Malekeh Amini and Laurel Williams speak during Techquity programming at the ViVE 2023 conference in Nashville, March 2023

Learning from Texas’ approach to statewide mental health care access

A standing-room-only crowd gathered at ViVE 2023, to learn how the State of Texas and Trayt.Health are accomplishing something that many other states find elusive: expanding access to mental health care.

Dr. Laurel Williams, medical director for the centralized operations of the Texas Child Mental Health Care Consortium, took the stage with Trayt founder Malekeh Amini to share Texas’ success story. While other states are struggling with piecemeal approaches, Texas has built standardized, statewide primary care and school-based access programs that connect the entire care ecosystem and bring care as close to patients as possible.

What’s unique about the TCMHCC?

In 2019, the Texas legislature took a bold step, requiring health systems and government agencies across the state to work together under the leadership of the newly formed Texas Child Mental Health Care Consortium

“The Consortium consists of the 12 Departments of Psychiatry across our big state, along with several important agencies and nonprofits,” Dr. Williams explained. “Together our team is charged with developing programs that will help all children in our state, regardless of where they are.”

The ViVE presentation addressed two of TCMHCC’s five initiatives: the Child Psychiatry Access Network (CPAN), which facilitates consultation and behavioral health training for primary care providers, and The Texas Child Health Access Through Telemedicine (TCHATT) program, which provides in-school direct intervention via telehealth to at-risk children and adolescents. 

Both programs offer services across the state, regardless of zip code, demographics, insurance, or economic abilities. Therefore, in Texas, they are helping eliminate behavioral health deserts, which exist for 570 counties across the United States. Delivering care at school or in the primary care setting, means families don’t have to drive hours to see a behavioral health specialist or lose precious time trying to secure an appointment. 

“It’s fabulous that we can do this across the state,” Dr. Williams said. “So, whether you’re in Lubbock, Corpus Christi, El Paso, or Dallas, you’re going to get the same service.”

As of March 2023, the Consortium had enrolled nearly 10,000 primary care providers and 500 school districts, making its state-funded services available to 2.5 million children. 

Supported by technology

Statewide coordination required a technology platform that could break silos and facilitate collaboration across organizations. 

The Consortium partnered with Trayt.Health to create the technology infrastructure that supports the initiatives. From a workflow standpoint, the Trayt platform unites the care ecosystem onto one platform, connecting primary care providers and schools with psychiatry clinics that can provide behavioral health services. It also connects the 12 institutions, which don’t typically work together, enabling them to support each other and deliver consistent programs across the state.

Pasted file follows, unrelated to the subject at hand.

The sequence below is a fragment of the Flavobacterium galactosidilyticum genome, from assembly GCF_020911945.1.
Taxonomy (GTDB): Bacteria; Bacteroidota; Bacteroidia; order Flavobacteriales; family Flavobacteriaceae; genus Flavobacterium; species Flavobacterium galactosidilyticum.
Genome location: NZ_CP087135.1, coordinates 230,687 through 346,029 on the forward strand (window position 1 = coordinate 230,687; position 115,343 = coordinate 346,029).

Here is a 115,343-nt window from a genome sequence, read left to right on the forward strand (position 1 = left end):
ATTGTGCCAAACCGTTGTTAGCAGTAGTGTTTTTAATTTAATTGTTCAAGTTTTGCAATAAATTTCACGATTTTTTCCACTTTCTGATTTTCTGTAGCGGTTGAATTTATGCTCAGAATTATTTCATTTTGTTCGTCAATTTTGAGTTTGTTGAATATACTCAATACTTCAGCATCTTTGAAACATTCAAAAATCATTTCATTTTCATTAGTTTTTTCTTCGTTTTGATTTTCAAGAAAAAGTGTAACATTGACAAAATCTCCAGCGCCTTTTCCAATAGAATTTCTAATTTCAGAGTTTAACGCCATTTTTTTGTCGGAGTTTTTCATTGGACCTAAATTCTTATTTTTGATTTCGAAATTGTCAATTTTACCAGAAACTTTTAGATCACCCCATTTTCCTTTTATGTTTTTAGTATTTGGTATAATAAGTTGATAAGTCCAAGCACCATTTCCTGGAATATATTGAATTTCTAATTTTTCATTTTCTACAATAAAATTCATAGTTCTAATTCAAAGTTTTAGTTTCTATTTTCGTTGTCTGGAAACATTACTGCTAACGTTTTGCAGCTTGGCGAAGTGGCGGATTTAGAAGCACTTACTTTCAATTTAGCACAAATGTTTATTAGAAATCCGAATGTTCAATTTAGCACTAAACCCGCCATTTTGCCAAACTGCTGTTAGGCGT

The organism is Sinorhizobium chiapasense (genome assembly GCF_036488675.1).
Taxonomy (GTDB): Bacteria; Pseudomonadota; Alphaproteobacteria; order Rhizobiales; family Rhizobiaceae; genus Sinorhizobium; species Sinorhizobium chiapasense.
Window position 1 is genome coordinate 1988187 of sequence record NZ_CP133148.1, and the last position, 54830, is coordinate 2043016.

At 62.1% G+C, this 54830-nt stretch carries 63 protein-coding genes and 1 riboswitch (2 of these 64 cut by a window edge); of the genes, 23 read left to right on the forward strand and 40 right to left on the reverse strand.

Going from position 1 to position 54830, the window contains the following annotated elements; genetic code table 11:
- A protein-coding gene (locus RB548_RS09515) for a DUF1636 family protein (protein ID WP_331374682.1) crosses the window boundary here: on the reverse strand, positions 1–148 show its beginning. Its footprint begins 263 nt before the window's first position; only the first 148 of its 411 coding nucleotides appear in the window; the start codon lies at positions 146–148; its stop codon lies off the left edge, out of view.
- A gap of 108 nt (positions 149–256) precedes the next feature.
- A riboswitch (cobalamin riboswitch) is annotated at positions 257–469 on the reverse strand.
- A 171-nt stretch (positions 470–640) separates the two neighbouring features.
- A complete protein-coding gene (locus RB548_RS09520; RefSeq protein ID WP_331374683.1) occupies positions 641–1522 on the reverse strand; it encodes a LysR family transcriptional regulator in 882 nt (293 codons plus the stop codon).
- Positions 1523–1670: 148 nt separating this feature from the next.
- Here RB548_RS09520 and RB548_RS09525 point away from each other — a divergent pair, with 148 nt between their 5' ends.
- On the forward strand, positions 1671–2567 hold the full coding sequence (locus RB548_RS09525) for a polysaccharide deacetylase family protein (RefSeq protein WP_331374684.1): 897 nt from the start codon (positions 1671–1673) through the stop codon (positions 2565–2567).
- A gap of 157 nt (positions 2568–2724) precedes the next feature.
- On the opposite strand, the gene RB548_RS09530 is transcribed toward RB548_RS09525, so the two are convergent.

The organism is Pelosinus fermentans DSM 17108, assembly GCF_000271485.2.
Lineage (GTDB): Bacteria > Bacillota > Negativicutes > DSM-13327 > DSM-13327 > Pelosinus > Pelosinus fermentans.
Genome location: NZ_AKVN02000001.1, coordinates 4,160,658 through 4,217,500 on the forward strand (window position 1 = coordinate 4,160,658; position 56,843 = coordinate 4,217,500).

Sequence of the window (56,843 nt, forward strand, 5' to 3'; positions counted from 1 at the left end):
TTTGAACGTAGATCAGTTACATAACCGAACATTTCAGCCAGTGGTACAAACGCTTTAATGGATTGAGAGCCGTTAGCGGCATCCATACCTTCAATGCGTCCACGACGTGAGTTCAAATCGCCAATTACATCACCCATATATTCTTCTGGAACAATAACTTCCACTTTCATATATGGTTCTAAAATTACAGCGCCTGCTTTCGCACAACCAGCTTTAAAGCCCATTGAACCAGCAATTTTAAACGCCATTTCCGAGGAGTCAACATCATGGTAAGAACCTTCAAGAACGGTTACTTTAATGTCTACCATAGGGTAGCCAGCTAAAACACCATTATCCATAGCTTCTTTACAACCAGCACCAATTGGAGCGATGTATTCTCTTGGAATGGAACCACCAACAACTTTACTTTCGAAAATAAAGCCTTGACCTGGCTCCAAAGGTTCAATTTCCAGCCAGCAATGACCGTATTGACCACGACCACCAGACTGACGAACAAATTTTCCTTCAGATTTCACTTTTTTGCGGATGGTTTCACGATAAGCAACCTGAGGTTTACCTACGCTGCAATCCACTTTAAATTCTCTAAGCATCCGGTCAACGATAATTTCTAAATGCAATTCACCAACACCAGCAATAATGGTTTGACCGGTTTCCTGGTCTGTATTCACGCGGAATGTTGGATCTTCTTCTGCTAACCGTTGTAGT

The program also depended on data and analytics to generate metrics required for state and agency reporting. With Trayt, they found a data platform that not only provides engagement metrics but also helps improve care decisions and measure patient outcomes.

“Trayt, at the foundation, is a measurement-based care platform for behavioral health,” Malekeh Amini explained. “It really is focused on collecting the right patient data and synthesizing it, providing clinicians with the tools they need to make more informed decisions.”

The Trayt platform has digitized a large library of standardized behavioral health assessments, automating them for easy administration and measurement over time. Additionally, through a patient- and caregiver-facing app, Trayt collects between-visit insights that provide a more complete patient view. Combining granular, between-visit data with validated standardized measures results in a much higher precision framework to track treatment efficacy and patient outcomes. 

The ability to measure outcomes was a game-changer for the Texas team. 

“At the end day, I’m a clinician, and I want to help you get better,” Dr. Williams said. “If I can’t know that I’m getting you better, that’s not a win for the parent, for the child, or for the state.”

Scaling Texas’ success

Collaboration at the state level is the key to replicating Texas’ success across the country, according to the panelists. While the psychiatry department chairs had been meeting to explore partnership, it wasn’t until the state legislature mandated collaboration and formed the Consortium that the program came to life. Their efforts created the infrastructure and provided the financial backing to facilitate a coordinated approach to mental health care.

Bringing statewide stakeholders to the table may sound daunting, but Amini noted that there’s precedent not just in Texas but also in other sectors of public health.

“We saw during the pandemic how quickly agencies and the private sector worked together to get a vaccine out in nine months,” she noted. “We hear from the Surgeon General consistently that the mental health crisis is a major public health issue in the United States. It’s time for the government, the public health agencies, and the private sector to come together again.”